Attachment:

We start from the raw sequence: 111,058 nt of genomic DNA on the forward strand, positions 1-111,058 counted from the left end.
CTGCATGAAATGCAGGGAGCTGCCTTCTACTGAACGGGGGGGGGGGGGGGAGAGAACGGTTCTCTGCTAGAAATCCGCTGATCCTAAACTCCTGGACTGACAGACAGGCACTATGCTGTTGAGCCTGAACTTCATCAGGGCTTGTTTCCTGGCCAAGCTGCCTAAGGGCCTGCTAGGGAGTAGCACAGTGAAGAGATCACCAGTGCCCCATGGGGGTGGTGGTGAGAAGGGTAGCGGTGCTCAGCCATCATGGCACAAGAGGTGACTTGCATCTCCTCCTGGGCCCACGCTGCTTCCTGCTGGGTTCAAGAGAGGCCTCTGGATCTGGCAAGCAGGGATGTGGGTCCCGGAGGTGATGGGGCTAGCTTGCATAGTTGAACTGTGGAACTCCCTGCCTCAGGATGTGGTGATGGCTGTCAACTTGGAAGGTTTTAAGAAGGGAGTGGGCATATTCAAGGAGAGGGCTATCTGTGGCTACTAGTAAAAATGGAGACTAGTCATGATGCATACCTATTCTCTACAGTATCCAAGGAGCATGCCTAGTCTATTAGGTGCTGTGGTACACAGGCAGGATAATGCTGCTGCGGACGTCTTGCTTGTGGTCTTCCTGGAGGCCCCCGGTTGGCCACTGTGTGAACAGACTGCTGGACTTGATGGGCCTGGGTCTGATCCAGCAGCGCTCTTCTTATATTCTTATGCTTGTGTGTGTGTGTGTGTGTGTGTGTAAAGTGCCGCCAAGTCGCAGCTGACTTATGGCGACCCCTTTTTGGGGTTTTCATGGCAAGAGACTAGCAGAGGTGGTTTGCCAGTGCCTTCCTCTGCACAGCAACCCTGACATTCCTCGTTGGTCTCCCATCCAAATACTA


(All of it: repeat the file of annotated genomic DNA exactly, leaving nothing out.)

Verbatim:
We start from the raw sequence: 111,058 nt of genomic DNA on the forward strand, positions 1-111,058 counted from the left end.
CTGCATGAAATGCAGGGAGCTGCCTTCTACTGAACGGGGGGGGGGGGGGGAGAGAACGGTTCTCTGCTAGAAATCCGCTGATCCTAAACTCCTGGACTGACAGACAGGCACTATGCTGTTGAGCCTGAACTTCATCAGGGCTTGTTTCCTGGCCAAGCTGCCTAAGGGCCTGCTAGGGAGTAGCACAGTGAAGAGATCACCAGTGCCCCATGGGGGTGGTGGTGAGAAGGGTAGCGGTGCTCAGCCATCATGGCACAAGAGGTGACTTGCATCTCCTCCTGGGCCCACGCTGCTTCCTGCTGGGTTCAAGAGAGGCCTCTGGATCTGGCAAGCAGGGATGTGGGTCCCGGAGGTGATGGGGCTAGCTTGCATAGTTGAACTGTGGAACTCCCTGCCTCAGGATGTGGTGATGGCTGTCAACTTGGAAGGTTTTAAGAAGGGAGTGGGCATATTCAAGGAGAGGGCTATCTGTGGCTACTAGTAAAAATGGAGACTAGTCATGATGCATACCTATTCTCTACAGTATCCAAGGAGCATGCCTAGTCTATTAGGTGCTGTGGTACACAGGCAGGATAATGCTGCTGCGGACGTCTTGCTTGTGGTCTTCCTGGAGGCCCCCGGTTGGCCACTGTGTGAACAGACTGCTGGACTTGATGGGCCTGGGTCTGATCCAGCAGCGCTCTTCTTATATTCTTATGCTTGTGTGTGTGTGTGTGTGTGTGTGTAAAGTGCCGCCAAGTCGCAGCTGACTTATGGCGACCCCTTTTTGGGGTTTTCATGGCAAGAGACTAGCAGAGGTGGTTTGCCAGTGCCTTCCTCTGCACAGCAACCCTGACATTCCTCGTTGGTCTCCCATCCAAATACTA